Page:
Salah Sadeq: Well I lived a big part in Bahrain where I am from and traveled often to Europe from there. The scene in Bahrain is not what it used to be, in the late ’90s and early 2000’s it was a lot more energetic and flooded with hungry people looking for the best and most forward-thinking. Compared to now where it is mostly generic and mainstream with only a rare appearance of something worthwhile with events like Soundscapes. There is a resurrection with some hidden and developing producers though, would be nice to see more of that.
The 2nd phase of my life I spent in Dubai and that allowed me to travel a lot more somehow. Dubai has always had it’s ups and downs when it comes to the events. But musically there is a steady growth of very good talented DJs and producers living and moving into the city. Every time I go back there I meet more people with interesting sounds to share. The big events might have a hold on the events, but underground music is strong as ever there with Deep Like, Boogie Box (Abu Dhabi), Analog Room, +- (Blitz), the Hatch parties and the Kitchen Sync crews.
Beirut was always project and gig stints. No matter what the political situation there, they are in their nice bubble of life must go on and you always have some new brands coming and going. Have seen a lot of new labels and artists pop up from there and musically it is as diverse as ever. Always nice to go back there, it’s been a little while too since I’ve been back.
Tbilisi what can I say? It has been 7 years or so since my first gig there. I lived there for almost a year when I left Dubai to take a break from the busy city life. Tbilisi, she is the girl I cannot get off my mind. That would be the perfect way to say it. The scene developed so quickly there as they are super passionate and hungry with tons of talents born and grown in the country. Every gig there is always great fun and an amazing interaction with the crowd. For a small city, there is a big and diverse appreciation for different styles of music and something inspiring in every corner there.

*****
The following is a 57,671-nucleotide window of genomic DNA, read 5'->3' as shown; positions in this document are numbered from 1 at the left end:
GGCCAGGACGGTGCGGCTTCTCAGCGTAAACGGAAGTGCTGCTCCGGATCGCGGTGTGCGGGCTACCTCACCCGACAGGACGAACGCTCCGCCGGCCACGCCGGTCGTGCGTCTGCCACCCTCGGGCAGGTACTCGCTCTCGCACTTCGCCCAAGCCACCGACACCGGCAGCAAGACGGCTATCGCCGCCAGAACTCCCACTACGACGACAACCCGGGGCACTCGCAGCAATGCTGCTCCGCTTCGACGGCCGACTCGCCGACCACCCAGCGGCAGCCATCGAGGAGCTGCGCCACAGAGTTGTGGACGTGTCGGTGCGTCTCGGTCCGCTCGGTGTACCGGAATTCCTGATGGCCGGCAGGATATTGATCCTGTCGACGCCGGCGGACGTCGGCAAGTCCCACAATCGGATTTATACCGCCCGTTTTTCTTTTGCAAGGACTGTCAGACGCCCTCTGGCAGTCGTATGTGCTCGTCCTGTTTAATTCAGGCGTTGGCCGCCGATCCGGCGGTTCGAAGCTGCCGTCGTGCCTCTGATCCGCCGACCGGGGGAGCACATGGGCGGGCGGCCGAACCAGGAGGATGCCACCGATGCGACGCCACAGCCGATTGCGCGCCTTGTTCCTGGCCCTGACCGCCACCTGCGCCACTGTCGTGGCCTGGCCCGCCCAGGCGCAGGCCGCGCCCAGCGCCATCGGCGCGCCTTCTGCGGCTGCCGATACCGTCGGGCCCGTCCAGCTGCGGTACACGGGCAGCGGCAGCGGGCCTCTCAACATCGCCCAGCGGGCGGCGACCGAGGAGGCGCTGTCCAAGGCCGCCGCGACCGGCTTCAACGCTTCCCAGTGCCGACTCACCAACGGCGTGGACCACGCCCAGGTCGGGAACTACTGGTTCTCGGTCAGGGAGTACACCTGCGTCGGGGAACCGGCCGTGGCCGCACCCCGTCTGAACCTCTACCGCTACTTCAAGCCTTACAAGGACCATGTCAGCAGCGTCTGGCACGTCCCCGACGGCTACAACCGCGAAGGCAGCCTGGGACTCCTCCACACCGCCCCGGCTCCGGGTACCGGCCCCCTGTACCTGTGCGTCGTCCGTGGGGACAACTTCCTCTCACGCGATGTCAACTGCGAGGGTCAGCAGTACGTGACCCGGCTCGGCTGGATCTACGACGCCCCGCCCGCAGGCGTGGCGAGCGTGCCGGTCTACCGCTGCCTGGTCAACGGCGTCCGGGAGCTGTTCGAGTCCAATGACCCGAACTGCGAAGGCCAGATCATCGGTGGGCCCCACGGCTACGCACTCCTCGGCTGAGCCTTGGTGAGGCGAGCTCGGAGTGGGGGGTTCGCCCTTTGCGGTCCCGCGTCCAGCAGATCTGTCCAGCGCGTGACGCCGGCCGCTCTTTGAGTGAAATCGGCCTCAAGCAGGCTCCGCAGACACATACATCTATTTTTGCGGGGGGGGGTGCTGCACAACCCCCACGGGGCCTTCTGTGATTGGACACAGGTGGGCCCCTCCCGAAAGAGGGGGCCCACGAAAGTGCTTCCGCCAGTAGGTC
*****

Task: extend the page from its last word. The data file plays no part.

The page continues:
Toronto which I believe will be the 3rd phase in my life is a place I regularly visit to see my family and enjoy amazing summers. Another city full of talent, but not enough support and outlets to nurture them all. Too many silos and “clicky clicks” if you know what I mean, but also some very nice crews there developing or doing their part for the scene there. Nacht, Bespoke, Kollectiv, Forth, Promise and a few more are consistently making sure there is a joy for us there. Toronto musically is as diverse as you can get if you ask me. You could go out in one night and check out countless different events pushing their style/genre, be it lofi, drum and bass, techno, house, reggae, dub, hip hop and I could go on and on. It is a pity that many iconic venues are closing down due to rising costs and strict zoning and entertainment venue laws there. The city really needs to figure out a good way to sustain all this talent before it fades away.
EG: Do you have any special plans for the summer? Any gigs or festivals you looking forward too?
Salah Sadeq: This summer I am not traveling much. A lot of preparation and planning for Phase 3 of my life, which is giving me good consistent studio sessions. So more music production and some nice gigs being lined up whenever I can. There is so much going on and yes there are some festivals I really wanted to go this year like Sonar, ADE and some more, but will have to prioritize and leave those for next year.
“What is important for me is to make sure I lock into a flow and mood with the audience and then take them on a trip”
EG: What do you think makes a great DJ?
Salah Sadeq: There are two things I think are most important to being a good DJ: track selection and reading the crowd and moment. Just dropping big tracks in not DJing to me. Sounds like someone just put on a hits CD or a DJ mix CD from Ministry of Sound or something. Those pleasures don’t last long and the brain gets tired very easily from them. A good DJ can take you on a ride and keep you with him, making you second guess whether you want to go to the bar, or even leave to the next venue, or party, or room, or whatever.
Through the right selection and judging when to drop what you can make them eat out of your hand and that is the moment you feel you can actually touch each person when you connect eye to eye.
EG: Aside from music, what do you like to do in your free time?
Salah Sadeq: Aside from music is my creative and design life which has shared equal halves of me with my music side. I’m always hungry to see new art and creatives and exploring cities for the same. I’m a big foody and love cooking or exploring little funky venues when I travel, and I also love my football so a week is not complete without my regular game with our 7 vs 7 group. And last but not least LIVERPOOL! We Won it SIX Times!